- The Washington Times - Wednesday, December 20, 2006

An Arizona couple was convicted on charges of poaching, including the illegal shooting of a trophy-class elk and mule deer, in addition to charges of fraudulently obtaining a hunting and fishing license.

That in itself doesn’t raise many eyebrows nowadays. In some portions of the United States, the poaching of desirable wild game has grown over the years because there are many collectors who will pay top dollar for a trophy animal’s head, particularly for members of the deer family.

In Arizona’s case, what is noteworthy is that these poachers will be the first punished under a new law that allows the state’s Game and Fish Commission to use much tougher penalties.

John Polzin of Show Low, Ariz., pleaded guilty to five charges, including the killing of a mule deer buck without having a license or tag and obtaining a resident hunting and fishing license by fraud. He also pleaded guilty to shooting a bull elk without a license and tag and subsequently possessing an illegally killed elk. His wife, Shelly Polzin, also pleaded guilty to possessing an illegally killed elk and mule deer, plus fraudulently obtaining a hunting and fishing license.

Polzin was fined $16,000 — $8,000 for the loss of the 6x6 (12-point) elk and $8,000 for the loss of the 7x5 (12-point) mule deer buck.

In addition, the Game and Fish Commission revoked the hunting, fishing and trapping privileges of John Polzin for 10 years, while his wife lost her hunting/fishing privileges for five years. When their time is up, the couple must complete an Arizona hunter education course before being allowed to have license privileges restored.

The best part, however, is that the Polzins not only are forbidden to hunt in Arizona, they can’t hunt in 22 other states as well. Arizona is a member of something known as the Interstate Wildlife Violator Compact to which 23 states are signatories. Not until their debt is paid will they be able to apply for hunting and fishing licenses in any of the 23 states.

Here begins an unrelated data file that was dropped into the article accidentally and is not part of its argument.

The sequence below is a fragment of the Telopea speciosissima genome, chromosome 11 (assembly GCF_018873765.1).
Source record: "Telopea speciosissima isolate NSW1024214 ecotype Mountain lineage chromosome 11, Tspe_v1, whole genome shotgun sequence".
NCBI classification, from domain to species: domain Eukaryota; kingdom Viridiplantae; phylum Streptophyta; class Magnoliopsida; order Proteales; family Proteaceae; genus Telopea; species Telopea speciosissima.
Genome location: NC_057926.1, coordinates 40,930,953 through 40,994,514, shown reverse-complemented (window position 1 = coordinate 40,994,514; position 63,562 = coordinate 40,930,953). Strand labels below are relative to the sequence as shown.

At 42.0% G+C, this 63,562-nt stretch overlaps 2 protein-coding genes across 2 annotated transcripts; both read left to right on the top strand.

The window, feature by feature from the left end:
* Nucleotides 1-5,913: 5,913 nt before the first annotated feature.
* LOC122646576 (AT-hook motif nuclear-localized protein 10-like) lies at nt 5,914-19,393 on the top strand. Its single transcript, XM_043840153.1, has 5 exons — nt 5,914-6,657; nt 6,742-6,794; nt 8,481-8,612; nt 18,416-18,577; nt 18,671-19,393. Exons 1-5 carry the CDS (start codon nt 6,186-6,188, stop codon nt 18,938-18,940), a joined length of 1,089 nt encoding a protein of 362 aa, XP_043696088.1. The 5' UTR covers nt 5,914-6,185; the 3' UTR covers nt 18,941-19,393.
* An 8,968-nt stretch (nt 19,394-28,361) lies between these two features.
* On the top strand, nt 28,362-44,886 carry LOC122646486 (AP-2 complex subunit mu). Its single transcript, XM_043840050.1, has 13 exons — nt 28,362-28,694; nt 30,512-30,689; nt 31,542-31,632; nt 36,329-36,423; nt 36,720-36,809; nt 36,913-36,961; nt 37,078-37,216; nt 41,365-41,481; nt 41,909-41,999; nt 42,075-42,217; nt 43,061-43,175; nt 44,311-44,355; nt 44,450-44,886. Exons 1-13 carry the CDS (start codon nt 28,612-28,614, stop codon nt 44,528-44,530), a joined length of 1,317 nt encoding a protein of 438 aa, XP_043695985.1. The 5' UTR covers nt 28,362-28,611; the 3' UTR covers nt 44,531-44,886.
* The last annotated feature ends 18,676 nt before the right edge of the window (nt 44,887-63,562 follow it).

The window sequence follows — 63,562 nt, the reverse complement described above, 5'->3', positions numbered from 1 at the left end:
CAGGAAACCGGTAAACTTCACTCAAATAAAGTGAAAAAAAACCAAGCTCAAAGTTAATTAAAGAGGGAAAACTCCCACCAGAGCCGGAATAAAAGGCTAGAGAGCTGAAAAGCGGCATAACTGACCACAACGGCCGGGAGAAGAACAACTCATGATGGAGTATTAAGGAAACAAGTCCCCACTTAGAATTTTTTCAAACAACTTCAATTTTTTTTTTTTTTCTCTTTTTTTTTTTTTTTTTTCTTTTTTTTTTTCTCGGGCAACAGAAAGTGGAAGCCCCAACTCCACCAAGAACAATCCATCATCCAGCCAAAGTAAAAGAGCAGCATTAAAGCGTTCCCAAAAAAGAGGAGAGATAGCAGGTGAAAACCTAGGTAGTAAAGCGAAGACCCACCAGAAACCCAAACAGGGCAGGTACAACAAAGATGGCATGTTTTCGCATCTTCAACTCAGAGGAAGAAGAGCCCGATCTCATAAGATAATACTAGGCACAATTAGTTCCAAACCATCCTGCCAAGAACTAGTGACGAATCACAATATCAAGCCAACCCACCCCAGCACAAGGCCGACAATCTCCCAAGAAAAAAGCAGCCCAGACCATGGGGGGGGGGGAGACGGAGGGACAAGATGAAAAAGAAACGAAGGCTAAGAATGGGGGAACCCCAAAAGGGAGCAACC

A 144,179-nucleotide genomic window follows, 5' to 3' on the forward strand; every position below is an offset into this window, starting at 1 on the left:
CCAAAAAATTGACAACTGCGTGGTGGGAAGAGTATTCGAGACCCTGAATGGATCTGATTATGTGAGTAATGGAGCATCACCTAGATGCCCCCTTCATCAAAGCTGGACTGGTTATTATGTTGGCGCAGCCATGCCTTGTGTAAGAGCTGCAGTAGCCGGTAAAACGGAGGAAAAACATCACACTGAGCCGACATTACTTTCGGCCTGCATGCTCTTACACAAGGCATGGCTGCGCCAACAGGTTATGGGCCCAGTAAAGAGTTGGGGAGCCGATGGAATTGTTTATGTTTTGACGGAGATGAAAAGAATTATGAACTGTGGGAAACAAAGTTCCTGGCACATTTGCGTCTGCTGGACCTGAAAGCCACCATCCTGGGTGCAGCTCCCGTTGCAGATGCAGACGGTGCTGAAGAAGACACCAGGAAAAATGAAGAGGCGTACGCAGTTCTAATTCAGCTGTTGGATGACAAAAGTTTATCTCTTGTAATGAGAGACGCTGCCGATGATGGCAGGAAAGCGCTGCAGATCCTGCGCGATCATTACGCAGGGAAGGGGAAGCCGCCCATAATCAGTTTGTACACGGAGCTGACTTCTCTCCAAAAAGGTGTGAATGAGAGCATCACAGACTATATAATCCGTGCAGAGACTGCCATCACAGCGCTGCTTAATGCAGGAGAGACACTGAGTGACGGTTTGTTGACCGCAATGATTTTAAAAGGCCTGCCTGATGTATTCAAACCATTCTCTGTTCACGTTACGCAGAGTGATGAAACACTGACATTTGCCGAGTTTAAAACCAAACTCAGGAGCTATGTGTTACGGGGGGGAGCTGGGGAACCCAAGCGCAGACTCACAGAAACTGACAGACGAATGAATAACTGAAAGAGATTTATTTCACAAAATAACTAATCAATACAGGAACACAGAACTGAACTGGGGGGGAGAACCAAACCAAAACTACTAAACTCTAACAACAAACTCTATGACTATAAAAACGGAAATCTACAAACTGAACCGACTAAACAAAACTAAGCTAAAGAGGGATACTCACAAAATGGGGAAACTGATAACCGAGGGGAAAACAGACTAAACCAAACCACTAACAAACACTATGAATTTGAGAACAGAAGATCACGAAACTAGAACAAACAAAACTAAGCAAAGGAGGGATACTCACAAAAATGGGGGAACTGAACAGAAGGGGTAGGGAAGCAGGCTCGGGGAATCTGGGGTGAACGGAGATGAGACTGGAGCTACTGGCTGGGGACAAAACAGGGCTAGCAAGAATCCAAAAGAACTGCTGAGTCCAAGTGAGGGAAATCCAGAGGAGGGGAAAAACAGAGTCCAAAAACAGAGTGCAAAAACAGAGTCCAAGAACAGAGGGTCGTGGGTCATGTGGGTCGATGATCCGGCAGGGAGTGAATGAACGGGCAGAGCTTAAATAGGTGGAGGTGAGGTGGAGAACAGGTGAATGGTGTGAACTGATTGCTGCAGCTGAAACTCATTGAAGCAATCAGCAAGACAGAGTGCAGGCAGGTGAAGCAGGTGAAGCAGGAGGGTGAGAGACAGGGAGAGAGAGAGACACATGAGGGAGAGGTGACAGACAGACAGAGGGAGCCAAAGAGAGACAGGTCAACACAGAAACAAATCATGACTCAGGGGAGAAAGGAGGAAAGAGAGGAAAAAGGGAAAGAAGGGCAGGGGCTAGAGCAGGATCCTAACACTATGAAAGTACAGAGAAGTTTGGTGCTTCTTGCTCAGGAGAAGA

Good show, Arizona.

Like a bad dream, WHA is back — Remember the World Hunting Association (WHA), the group that was going to try a kind of shoot-and-release hunting competition. Well, maybe it’s OK to catch a bass, admire it, then let it go, but what about shooting a deer with a tranquilizer gun, having it tallied in a contest, then turning it loose?

The entire concept was so preposterous that all legitimate national hunting organizations immediately gave a thumbs-down to the WHA. Early sponsors dropped out, press from coast to coast was none too kind to the WHA and everybody kind of thought it would go away.

Not so. Now the WHA says it’s accepting casting calls for a reality TV hunting show. It wants all hunters to know that they are welcome to try out, perhaps even win a pro staff contract and a spot on TV. Runners-up will be invited to come hunting sometime in 2007. The WHA didn’t say whether the hunting includes tranquilizer darts or whether the game actually will be shot, perhaps to provide steaks and chops for dinner.

The association wants potential contestants to send a short video clip that convinces the judges they should be on TV. It also asks for a 1,000-word essay on the future of the hunting industry — whatever that means — and it wants a 300-word article on hunting tips and up to 10 photos of game trophies.

For additional details, go to www.worldhunt.com.

A lucky bald eagle — Had it not been for some caring Maryland Natural Resources Police officers, a bald eagle that had a broken wing and could not provide food for itself would have starved to death. The NRP officers discovered the starving male bird last week in Frederick County. It was quickly transported to the Opossum Pike Veterinary Clinic, where Barbara Stastny and her staff first needed to secure approval to treat a federally protected bird, then went to work and fed the eagle its first meal in what they estimated was two weeks.

The wing was set, but the eagle likely will not be able to fly again and now will spend the rest of its days in comfortable surroundings as a member of the Maryland Park Service’s Scales & Tales educational program.

Look for Gene Mueller’s Outdoors column Sunday, Wednesday and Thursday, only in The Washington Times. E-mail: [email protected]washingtontimes.com.

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